How long in the pre-twinkle stage?

said: Sep 13, 2007
 1 posts

My 6 year old daughter has been taking lessons for 2 years. She is still working on the open strings for the pre-twinkle variations. What is the “normal” time period for these pre-twinkle days? She can play all the variations and has for some time, but if she loses count or has a crooked bow in any part of a variation, we’re given the same assignment for the next week. My older child started lessons in a different city and was done with book 1 by this time. Practices are getting to be miserable because she’s frustrated and bored.

Lynn said: Sep 14, 2007
 
Suzuki Association Member
Violin, Viola
173 posts

Have you spoken with her teacher, and what does the teacher say?
What exactly does your daughter need to do to show her teacher she is ready to move to the next level? What continues or will continue to hold her back? It is reasonable to ask your teacher for precise points so you and your daughter both know why she isn’t advancing and what she needs to accomplish.

A year to 18 months in the pre-Twinkle phase for a 4 year old beginner is not unusual, and it is also quite common to continue to revisit or review “pre-twinkle” material long after a student moves on. Bodies change, minds develop, awareness expands, fine motor control increases…is your teacher is looking for absolute perfection in everything before moving on to Lightly Row? (She has learned to play the notes to the Twinkles, hasn’t she?) There is no hard and fast rule, and the decision about when or whether to advance is based on a lot of factors, including the personality/temperament of the student and what level of mastery they are able to accomplish at that particular point. In general, though, teachers do need to be sensitive to situations where frustration and discouragement makes insisting on that last little bit counterproductive. As the student progresses, regular review allows the student to revisit material and achieve higher levels of mastery.

Laura said: Sep 14, 2007
 
Suzuki Association Member
Piano
358 posts

Without knowing anything personally about either your daughter or her teacher, I’d say that in general, that does sound like a very long time for a 6 year old to still be in the pre-twinkle stage (she started at 4, right?). And by pre-twinkle, you mean that she’s learning to bow rhythms on open strings, but hasn’t yet learned to put the fingers on the strings such that the actual Twinkle melody comes through?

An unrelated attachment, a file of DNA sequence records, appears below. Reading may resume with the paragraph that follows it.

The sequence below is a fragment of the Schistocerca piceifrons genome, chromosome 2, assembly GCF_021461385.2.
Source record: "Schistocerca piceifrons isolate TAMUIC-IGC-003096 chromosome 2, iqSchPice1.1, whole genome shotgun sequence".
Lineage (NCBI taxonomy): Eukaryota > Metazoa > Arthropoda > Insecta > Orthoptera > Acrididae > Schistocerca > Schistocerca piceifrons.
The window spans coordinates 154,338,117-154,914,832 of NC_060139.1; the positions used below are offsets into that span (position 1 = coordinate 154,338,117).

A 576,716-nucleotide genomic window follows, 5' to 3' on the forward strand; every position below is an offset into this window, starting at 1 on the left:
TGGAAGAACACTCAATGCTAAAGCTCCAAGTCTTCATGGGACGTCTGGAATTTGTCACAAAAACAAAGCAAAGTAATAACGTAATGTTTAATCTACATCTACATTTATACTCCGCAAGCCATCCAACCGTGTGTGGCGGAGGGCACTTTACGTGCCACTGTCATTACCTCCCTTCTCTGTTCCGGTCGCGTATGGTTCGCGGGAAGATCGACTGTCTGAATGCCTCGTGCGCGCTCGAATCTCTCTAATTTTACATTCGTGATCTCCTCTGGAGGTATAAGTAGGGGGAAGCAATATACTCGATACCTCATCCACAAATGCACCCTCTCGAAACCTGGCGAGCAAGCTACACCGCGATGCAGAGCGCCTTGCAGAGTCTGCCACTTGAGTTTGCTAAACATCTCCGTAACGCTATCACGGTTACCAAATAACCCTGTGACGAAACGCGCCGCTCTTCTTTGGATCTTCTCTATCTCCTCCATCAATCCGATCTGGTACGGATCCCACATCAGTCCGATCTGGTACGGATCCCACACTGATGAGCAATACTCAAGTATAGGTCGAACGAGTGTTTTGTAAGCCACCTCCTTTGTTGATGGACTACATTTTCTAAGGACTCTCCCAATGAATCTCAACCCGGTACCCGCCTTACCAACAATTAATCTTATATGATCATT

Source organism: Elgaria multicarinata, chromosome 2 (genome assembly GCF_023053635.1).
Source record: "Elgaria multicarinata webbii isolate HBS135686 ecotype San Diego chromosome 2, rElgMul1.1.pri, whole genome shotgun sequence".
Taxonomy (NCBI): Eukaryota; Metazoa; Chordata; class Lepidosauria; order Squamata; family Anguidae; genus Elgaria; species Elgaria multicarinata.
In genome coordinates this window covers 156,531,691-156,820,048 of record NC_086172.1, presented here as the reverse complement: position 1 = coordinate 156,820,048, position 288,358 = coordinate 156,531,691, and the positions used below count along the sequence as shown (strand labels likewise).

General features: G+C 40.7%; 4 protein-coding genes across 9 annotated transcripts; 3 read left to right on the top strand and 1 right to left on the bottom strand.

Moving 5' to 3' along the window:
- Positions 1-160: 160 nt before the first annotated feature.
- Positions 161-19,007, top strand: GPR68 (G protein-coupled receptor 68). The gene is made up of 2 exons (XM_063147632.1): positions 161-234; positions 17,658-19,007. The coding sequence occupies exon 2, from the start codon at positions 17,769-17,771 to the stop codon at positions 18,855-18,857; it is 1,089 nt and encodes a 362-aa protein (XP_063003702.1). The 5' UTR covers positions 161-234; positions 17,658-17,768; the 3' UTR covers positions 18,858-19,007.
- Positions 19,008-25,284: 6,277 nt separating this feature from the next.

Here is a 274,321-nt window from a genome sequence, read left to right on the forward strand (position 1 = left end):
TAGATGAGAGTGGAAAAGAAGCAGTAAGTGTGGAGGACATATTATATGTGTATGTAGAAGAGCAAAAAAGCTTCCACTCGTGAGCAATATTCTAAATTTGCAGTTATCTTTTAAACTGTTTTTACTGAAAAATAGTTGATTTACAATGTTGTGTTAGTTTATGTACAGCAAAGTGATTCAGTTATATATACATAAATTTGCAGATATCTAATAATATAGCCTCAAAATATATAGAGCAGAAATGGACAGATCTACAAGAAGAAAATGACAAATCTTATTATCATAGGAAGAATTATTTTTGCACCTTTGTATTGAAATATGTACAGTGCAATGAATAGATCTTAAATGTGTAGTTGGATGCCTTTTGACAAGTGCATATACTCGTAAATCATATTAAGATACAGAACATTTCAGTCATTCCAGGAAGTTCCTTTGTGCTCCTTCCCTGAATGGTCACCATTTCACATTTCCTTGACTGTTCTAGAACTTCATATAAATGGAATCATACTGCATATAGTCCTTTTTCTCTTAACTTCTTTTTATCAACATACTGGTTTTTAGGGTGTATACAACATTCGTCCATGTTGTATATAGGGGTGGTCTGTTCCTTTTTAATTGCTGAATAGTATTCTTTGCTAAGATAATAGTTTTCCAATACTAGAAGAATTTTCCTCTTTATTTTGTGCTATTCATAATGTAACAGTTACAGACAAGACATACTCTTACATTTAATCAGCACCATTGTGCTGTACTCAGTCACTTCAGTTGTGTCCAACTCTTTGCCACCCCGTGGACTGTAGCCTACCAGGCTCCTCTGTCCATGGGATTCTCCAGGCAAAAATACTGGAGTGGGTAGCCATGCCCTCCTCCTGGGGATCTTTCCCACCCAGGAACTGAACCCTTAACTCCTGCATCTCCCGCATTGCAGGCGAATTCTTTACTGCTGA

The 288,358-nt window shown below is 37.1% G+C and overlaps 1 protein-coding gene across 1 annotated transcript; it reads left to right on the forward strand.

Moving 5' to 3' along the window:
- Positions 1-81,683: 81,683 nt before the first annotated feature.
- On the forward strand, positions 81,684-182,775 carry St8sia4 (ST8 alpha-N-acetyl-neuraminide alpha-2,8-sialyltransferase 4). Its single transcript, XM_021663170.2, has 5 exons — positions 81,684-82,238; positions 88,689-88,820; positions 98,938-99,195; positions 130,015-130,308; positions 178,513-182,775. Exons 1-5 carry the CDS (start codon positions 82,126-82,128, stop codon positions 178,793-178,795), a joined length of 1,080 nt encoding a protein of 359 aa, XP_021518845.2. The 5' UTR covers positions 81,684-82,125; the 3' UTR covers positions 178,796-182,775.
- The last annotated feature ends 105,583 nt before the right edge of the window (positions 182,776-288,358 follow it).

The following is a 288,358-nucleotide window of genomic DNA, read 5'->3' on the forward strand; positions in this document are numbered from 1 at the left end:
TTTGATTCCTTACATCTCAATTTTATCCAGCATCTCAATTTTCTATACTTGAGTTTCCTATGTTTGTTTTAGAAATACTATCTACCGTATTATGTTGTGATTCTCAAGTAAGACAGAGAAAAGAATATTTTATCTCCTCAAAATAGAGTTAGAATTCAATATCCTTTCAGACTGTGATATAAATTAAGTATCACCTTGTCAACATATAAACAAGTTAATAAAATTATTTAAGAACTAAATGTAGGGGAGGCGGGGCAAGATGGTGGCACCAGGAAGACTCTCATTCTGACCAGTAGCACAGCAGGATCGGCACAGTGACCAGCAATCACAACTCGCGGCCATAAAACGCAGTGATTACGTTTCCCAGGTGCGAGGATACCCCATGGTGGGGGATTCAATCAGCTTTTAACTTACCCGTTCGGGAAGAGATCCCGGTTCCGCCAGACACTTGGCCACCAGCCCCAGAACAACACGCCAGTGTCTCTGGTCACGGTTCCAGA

I agree about asking what the teacher is looking for. I believe that a 6-year old is intellectually and emotionally mature enough both to be reponsible for working towards what’s required, and also to be sensitive (in the negative sense) to any perceptions of failure or lack of progress that come from the teacher and/or parent. So for this age, it never hurts to communicate very clearly to the students at their level, and to expect some sort of response or improvement rather than having them sulk privately at home.

Is it that she has repeatedly not followed directions about something basic like what string to play on, how to accurately bow a Twinkle rhythm, or even when to start or stop when asked? If so, is it due to lack of cooperation, or lack of understanding?

Or is the teacher demanding too high a standard? It’s hard to expect absolute perfection for Twinkles the first time around, because you can’t expect the student to have enough musical or technical experience to make it sound professional. It’s going to sound very much like they are learning Twinkles for the first time.

If they can consistently play the correct rhythm on the correct strings with the correct fingerings, with a pretty good sense of fluency, that’s more than enough to expect before progessing to Lightly Row. If they’re still struggling with keeping the bow straight or having the second finger perfectly in tune, those are things that can continue to improve even as they learn new pieces. In other words, Twinkles will continue to improve over review, since their basic playing skills will develop as they learn more pieces. (I remember reading somewhere how Dr. Suzuki could tell what book a student was studying, based on how he or she played Twinkles!)

Those are just some possibilities that came to mind for the sake of general discussion. Perhaps some of them apply in your situation, perhaps not. In any case, I’d ask the teacher for sure what she’s aiming for! Good luck.

Nobuaki said: Sep 20, 2007
Nobuaki Tanaka
Suzuki Association Member
Violin, Viola
Mount Prospect, IL
115 posts

have you discussed with a teacher? seems luck of communication between you and a teacher happen right now. The best answer is to ask the teacher directly, not from others.

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